Thaddeus Stevens Society
P.O. Box 3484 | Gettysburg, PA | 17325-3484
Stevens Stamp Campaign
Many important figures in American history have been remembered on commemorative stamps. Why has there never been a postal tribute honoring Thaddeus Stevens? Thaddeus who . . . ? Maybe that's why. Stevens is the one we should thank for leading the drafting, passage, and ratification of measures marking our nation's Second Founding:
The 13th Amendment - ending slavery in America
The 14th Amendment - guaranteeing civil rights and equal rights to all
The 15th Amendment - the first national assurance of broader voting rights
Stamps tell stories. They teach important lessons. They express America's profound thanks by honoring a (sometimes forgotten) person long after they're gone. Stamps help ensure the proper recognition of important accomplishments. Carefully crafted, their images tell a story with such clarity in a square inch that it instantly inspires learning. So who (besides us) favors honoring Stevens on a stamp? Well, there's Bob Dylan in his autobiography, Chronicles; Senators Bernie Sanders, Patrick Leahy, Bob Casey and Pat Toomey in letters to the Postmaster General; other Congressional leaders that Stevens Society members have been lobbying; plus authors, historians, legal scholars, attorneys, judges, rights activists . . . and all those we ask to please join us as advocates for "The Great Commoner."
The Postal Service isn't going to print stamps that nobody wants. They need to be convinced that a Thaddeus Stevens stamp will sell; that thousands of us will buy them, use them and save them. Explaining that is the job of all of us who actively support the effort to get a stamp approved. It's not money that will fund our success . . . it's more letters, postcards and petition pages -- sacks of supportive mail to the U. S. Postal Service.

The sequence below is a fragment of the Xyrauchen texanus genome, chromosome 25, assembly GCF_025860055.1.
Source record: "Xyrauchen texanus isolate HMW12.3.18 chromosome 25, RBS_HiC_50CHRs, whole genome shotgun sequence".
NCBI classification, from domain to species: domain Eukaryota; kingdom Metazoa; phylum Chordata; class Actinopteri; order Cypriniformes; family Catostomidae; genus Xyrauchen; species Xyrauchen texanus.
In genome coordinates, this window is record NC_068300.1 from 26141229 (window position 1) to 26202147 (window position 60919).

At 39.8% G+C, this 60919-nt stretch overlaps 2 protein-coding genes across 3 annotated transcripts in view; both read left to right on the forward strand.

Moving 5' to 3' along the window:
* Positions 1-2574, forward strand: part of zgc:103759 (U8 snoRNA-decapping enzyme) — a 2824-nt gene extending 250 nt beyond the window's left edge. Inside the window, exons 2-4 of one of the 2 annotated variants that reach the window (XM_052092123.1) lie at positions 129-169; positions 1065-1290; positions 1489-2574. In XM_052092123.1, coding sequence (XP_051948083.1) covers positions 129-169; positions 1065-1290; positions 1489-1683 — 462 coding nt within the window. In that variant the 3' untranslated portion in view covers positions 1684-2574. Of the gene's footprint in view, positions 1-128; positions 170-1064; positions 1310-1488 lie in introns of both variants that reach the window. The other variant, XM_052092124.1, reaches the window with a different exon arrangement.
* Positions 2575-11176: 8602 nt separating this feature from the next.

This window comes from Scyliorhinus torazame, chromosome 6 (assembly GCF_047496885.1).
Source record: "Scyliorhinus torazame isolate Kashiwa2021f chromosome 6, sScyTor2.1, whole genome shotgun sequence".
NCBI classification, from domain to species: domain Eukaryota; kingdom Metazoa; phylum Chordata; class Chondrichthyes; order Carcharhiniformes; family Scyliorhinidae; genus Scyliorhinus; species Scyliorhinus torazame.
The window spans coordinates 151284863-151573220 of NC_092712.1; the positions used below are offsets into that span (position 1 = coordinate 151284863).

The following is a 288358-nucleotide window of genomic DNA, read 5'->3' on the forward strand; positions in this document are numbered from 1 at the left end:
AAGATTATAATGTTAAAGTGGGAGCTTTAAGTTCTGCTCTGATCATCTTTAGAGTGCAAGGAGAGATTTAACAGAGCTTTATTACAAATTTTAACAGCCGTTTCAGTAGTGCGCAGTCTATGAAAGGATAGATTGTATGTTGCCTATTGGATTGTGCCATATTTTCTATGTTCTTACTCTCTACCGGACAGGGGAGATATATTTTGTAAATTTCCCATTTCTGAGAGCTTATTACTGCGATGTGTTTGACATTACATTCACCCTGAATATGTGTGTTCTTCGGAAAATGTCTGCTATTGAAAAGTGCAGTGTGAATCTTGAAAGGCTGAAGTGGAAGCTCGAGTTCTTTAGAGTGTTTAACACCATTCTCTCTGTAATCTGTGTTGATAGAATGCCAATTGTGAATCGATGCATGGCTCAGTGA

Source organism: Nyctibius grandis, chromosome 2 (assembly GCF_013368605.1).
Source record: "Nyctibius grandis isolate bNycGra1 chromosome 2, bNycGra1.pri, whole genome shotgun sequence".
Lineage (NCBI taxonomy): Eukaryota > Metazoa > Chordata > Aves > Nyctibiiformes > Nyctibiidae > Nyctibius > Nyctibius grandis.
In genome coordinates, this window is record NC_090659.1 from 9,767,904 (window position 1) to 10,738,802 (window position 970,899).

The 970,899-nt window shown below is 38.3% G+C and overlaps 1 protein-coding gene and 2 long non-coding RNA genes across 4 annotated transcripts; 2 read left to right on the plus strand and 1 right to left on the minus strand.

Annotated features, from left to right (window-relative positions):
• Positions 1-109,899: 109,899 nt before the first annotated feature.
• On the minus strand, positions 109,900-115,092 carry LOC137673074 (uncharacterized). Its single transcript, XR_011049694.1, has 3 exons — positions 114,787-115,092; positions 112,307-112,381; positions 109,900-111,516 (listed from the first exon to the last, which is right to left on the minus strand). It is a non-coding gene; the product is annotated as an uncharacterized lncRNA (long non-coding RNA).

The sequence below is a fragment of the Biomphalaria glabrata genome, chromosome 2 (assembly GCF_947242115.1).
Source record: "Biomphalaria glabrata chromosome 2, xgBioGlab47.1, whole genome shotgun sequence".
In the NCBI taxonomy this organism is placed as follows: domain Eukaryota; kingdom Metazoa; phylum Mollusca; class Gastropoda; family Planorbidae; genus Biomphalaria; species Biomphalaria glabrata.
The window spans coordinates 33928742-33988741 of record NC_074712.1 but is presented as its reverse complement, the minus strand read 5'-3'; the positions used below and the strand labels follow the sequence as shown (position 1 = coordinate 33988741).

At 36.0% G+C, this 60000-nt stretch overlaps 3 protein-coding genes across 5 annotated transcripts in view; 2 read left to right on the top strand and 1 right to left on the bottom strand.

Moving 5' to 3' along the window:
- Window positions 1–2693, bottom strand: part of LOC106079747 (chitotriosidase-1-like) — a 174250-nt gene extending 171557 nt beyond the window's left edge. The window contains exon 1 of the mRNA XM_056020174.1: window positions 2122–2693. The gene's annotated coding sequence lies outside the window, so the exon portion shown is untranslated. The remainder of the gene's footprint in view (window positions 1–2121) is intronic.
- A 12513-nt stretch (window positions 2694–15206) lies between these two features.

What can you do? Write to the Citizens' Stamp Advisory Committee (CSAC). Tell them why you admire Thaddeus Stevens. Explain the things he did in his lifetime that still affect our lives today. Tell why you think it's so important that others know this; then mention ways you're prepared to help promote the stamp. To learn more, visit the Citizens' Stamp Advisory Committee website.
Make them a promise that you'll use these stamps . . . in quantities and in creative ways . . . both at work and in your personal correspondence. We send an additional message each time we use commemorative postage. With a Stevens stamp you'll be illustrating a life that truly deserves to be remembered.
It's also important for us to show that interest in Stevens continues to grow. Not just in Vermont and Pennsylvania where support is already strong, but throughout the country. Please ask your friends in other locales to write a sincere message to CSAC members. "The Great Commoner" -- Thaddeus Stevens -- was a guiding spirit in his own time and remains so today. . . still influencing the course of American history in the 21st Century.
Write to those at the Postal Service who decide what subjects appear on America's stamps:
Thaddeus Stevens Stamp
Citizens' Stamp Advisory Committee
c/o Stamp Development
United States Postal Service
475 L'Enfant Plaza SW, Room 3300
Washington, DC 20260-3501
You can watch this half-hour PBS documentary, "American Stamps" that explains the process of stamp development.
Contact Don Gallagher if you'd like to help with the stamp campaign, or if you just want to know what more could be done. He can ship you (for free) as many 'A Stamp For Stevens' postcards as you can use. They're pre-addressed and informative, too. Thank you for aiding these efforts in any way you can!
38 Green Acre Road
Lititz, PA 17543-8770
ph. 717-626-3038 (home) email: firstname.lastname@example.org